YOU MUST GET UP TO DIFFERENTIATE BETWEEN PROBLEMS AND SYMPTOMS.
A problem statement helps in the generation of potential solutions.
You will get problem-formulation over, when you define an undesirable condition, its symptoms, causes or triggers, in a manner that minimizes the risk of solving the wrong problem.
A rightly-worded problem-statement enhances the ease of finding a solution. The emphasis should be on finding the right question.
You must get up to differentiate between problems and symptoms.
Good problem-statements for creative problem-solving are as follows: through what options might I express this problem? What path might I take to solve this model? What are the ways of improving the productivity of this organization? What are the most productive ways of scheduling jobs? A good problem statement has an ownership component.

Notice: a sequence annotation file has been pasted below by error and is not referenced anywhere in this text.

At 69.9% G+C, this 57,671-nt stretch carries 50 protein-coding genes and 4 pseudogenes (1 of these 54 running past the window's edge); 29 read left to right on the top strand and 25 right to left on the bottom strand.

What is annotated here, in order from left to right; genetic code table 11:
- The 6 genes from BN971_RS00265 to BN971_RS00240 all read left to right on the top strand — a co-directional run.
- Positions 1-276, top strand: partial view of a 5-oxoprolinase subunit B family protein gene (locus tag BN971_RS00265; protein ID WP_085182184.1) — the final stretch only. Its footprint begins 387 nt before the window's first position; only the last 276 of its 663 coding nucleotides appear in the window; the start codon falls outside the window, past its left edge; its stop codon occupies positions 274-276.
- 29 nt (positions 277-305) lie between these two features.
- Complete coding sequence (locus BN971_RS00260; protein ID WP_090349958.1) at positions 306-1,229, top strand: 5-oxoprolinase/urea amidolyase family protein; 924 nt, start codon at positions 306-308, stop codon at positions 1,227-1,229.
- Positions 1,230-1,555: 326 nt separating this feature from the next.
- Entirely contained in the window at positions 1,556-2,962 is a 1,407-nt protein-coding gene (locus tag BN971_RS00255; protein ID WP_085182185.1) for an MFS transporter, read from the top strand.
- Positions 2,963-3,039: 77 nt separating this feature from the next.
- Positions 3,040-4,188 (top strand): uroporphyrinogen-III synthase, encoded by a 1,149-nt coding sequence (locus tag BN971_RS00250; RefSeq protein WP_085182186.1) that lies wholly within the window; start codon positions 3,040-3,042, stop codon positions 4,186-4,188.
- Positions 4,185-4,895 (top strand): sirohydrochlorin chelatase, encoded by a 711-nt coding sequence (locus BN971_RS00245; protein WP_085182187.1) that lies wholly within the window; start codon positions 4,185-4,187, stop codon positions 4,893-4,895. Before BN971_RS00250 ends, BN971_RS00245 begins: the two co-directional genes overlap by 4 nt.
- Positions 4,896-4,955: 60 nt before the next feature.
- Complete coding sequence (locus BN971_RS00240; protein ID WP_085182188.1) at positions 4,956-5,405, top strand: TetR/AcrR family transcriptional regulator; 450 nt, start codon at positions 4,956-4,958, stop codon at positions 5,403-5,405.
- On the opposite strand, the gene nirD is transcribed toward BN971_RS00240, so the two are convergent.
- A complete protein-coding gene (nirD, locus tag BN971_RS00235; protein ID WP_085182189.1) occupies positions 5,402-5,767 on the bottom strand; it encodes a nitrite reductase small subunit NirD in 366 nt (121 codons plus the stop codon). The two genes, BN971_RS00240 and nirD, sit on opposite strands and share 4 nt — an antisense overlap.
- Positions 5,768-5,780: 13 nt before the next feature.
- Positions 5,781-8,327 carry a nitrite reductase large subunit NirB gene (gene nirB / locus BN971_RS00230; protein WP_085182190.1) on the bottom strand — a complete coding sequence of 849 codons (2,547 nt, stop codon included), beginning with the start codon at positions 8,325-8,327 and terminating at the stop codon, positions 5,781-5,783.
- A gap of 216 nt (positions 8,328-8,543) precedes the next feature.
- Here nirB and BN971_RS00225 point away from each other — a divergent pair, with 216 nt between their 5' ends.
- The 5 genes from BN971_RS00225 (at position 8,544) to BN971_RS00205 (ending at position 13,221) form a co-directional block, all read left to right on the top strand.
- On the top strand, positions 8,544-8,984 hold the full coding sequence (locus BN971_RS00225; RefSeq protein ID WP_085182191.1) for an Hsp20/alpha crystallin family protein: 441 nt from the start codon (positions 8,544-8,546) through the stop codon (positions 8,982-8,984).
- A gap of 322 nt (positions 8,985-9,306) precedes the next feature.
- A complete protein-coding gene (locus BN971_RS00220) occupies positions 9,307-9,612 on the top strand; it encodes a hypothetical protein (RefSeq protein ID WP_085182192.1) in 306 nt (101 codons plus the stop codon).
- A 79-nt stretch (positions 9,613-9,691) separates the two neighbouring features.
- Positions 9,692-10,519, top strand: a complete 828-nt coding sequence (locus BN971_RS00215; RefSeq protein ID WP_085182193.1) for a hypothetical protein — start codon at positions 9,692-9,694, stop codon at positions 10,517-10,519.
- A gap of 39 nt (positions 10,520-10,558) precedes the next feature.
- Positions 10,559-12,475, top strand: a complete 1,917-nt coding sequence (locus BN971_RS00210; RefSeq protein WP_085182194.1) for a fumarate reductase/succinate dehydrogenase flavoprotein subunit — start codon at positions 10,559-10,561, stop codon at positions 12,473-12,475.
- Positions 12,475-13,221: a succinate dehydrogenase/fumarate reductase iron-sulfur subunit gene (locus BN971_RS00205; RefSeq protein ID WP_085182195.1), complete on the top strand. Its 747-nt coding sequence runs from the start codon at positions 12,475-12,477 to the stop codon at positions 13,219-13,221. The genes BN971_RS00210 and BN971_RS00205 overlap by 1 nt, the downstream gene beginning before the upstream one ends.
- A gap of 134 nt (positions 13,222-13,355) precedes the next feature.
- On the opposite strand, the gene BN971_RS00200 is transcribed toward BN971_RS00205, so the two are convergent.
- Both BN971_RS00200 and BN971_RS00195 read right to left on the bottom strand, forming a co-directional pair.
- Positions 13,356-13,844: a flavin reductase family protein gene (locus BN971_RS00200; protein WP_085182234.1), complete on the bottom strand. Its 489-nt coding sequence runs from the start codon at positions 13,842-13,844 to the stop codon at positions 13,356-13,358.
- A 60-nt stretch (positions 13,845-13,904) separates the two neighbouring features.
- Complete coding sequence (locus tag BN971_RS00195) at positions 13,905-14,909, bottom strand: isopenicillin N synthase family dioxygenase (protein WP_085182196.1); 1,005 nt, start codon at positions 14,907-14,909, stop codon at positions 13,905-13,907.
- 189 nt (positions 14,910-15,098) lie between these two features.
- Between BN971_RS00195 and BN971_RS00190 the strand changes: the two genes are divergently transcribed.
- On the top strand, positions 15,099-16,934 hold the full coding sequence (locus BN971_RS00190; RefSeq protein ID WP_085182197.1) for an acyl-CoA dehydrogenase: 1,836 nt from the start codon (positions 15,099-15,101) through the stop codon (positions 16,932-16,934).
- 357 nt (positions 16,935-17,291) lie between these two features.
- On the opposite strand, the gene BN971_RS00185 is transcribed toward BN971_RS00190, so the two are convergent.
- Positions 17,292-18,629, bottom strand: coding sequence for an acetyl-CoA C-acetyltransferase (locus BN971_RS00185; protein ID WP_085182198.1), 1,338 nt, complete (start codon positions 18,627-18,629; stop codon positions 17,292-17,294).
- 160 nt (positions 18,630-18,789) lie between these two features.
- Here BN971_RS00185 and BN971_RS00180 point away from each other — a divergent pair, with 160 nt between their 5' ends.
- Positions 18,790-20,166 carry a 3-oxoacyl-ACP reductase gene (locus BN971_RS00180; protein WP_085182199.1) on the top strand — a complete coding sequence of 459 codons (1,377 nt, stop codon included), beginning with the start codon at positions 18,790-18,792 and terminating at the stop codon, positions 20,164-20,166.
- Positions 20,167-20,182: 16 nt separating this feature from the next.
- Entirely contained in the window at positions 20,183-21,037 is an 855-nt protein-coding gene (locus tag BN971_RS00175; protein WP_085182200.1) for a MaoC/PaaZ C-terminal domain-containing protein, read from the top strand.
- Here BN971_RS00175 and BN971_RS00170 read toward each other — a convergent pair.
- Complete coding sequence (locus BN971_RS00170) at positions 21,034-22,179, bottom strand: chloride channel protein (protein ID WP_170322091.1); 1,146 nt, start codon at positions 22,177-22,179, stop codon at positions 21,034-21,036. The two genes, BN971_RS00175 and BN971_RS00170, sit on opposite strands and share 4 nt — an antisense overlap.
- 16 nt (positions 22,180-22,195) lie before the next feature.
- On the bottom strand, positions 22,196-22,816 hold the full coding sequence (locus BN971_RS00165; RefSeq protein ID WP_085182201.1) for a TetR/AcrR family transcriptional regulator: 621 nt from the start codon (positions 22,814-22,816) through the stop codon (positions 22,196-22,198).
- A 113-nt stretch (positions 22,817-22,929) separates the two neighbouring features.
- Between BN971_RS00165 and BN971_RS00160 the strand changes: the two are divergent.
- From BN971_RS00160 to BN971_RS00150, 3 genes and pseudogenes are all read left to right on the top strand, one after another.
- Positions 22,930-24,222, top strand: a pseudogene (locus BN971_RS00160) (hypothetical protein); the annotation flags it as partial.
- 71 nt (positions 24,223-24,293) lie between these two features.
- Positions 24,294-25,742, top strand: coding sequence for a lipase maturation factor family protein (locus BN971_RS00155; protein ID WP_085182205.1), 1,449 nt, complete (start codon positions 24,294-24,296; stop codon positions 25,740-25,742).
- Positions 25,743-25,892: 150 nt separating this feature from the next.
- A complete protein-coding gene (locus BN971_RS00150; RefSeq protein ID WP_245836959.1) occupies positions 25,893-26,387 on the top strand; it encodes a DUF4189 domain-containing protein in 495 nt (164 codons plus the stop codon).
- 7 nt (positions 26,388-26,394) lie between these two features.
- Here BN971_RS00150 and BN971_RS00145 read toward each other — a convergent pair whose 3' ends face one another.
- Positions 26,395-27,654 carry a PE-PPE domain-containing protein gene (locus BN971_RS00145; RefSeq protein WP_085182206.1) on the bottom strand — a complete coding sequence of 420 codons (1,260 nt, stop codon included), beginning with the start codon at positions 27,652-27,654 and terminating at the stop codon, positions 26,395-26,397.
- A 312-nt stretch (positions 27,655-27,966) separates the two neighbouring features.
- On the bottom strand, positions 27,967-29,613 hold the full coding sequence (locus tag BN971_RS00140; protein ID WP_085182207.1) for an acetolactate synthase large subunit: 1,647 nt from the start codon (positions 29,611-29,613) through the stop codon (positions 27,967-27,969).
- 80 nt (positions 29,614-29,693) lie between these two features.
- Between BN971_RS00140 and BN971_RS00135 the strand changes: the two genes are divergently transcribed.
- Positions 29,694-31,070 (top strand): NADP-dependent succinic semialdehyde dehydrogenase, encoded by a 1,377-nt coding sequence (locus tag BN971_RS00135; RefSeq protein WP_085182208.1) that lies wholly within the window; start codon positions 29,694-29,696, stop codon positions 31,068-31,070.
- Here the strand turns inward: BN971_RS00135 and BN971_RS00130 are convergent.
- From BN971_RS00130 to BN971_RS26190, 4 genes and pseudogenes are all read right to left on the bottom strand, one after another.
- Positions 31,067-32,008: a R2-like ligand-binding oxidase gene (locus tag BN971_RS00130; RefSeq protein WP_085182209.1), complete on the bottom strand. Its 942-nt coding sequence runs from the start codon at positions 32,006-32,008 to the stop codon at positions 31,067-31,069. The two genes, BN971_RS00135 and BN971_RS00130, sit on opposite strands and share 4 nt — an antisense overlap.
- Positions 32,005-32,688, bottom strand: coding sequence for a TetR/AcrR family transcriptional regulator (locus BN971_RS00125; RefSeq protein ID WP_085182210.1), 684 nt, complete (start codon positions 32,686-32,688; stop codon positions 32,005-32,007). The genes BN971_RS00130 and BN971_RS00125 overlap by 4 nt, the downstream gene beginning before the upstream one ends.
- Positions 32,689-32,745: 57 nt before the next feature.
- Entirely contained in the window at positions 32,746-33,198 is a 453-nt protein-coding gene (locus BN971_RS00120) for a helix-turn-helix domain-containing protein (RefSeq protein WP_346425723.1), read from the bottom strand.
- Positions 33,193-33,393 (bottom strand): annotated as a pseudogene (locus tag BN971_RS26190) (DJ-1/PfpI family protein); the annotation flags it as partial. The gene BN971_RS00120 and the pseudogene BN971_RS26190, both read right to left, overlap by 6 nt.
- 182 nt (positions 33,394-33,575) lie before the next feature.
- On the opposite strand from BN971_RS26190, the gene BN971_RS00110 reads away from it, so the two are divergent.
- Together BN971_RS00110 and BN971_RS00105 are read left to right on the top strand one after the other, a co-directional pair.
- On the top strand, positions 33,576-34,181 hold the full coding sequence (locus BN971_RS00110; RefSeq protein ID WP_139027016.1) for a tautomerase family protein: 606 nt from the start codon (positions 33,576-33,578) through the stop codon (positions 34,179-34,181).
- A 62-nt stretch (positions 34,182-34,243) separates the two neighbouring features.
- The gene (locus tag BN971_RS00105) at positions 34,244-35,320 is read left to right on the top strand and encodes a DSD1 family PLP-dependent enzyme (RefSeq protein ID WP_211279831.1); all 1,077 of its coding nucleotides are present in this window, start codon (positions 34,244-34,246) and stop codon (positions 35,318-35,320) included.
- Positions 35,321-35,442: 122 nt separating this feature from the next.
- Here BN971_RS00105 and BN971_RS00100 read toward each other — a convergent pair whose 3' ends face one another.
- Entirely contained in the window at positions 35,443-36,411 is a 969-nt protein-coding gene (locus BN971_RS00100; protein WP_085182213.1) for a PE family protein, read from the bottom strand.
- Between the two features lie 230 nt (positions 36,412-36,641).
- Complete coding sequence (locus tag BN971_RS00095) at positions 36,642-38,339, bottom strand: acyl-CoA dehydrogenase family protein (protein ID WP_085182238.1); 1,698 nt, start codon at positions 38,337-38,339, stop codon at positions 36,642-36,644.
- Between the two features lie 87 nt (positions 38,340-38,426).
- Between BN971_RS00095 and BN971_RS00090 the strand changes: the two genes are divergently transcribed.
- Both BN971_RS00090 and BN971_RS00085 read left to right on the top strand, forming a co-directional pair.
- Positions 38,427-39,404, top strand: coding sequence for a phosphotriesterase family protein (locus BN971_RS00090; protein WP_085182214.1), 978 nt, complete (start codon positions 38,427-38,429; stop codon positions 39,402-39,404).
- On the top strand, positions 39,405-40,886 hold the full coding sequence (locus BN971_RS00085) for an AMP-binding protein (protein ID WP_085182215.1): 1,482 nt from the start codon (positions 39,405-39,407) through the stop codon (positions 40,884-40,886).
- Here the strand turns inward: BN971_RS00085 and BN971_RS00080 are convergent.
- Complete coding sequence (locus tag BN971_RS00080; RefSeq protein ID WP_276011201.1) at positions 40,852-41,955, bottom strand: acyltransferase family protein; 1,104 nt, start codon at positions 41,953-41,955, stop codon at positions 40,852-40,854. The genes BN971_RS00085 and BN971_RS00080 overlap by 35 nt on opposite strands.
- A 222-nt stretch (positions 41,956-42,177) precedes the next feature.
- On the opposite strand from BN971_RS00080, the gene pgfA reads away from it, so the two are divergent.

You get off to write a good problem statement when you exclude the problem criteria, generate numerous statements, use concise statements, accommodate silly statements, include ownership and action elements, and allocate each problem statement to one segment of the problem.
Problem-statements could be generated and redefined with analogies in nature and our physical environment, probing questions that begin with the word why, turning a negative statement into a positive one; for instance, consider the negative statement: how do I decrease losses; you can turn it into the following positive Problem-statement: how do I increase profits. Reversing the direction of a problem is also helpful here; view the statement: how do I reduce the costs due to excessive off-cuts; you could redefine it by reversing it as follows: how do I use excessive off-cuts to increase the profits.
You have to get on to the problem statement that best mirrors the real problem to be solved.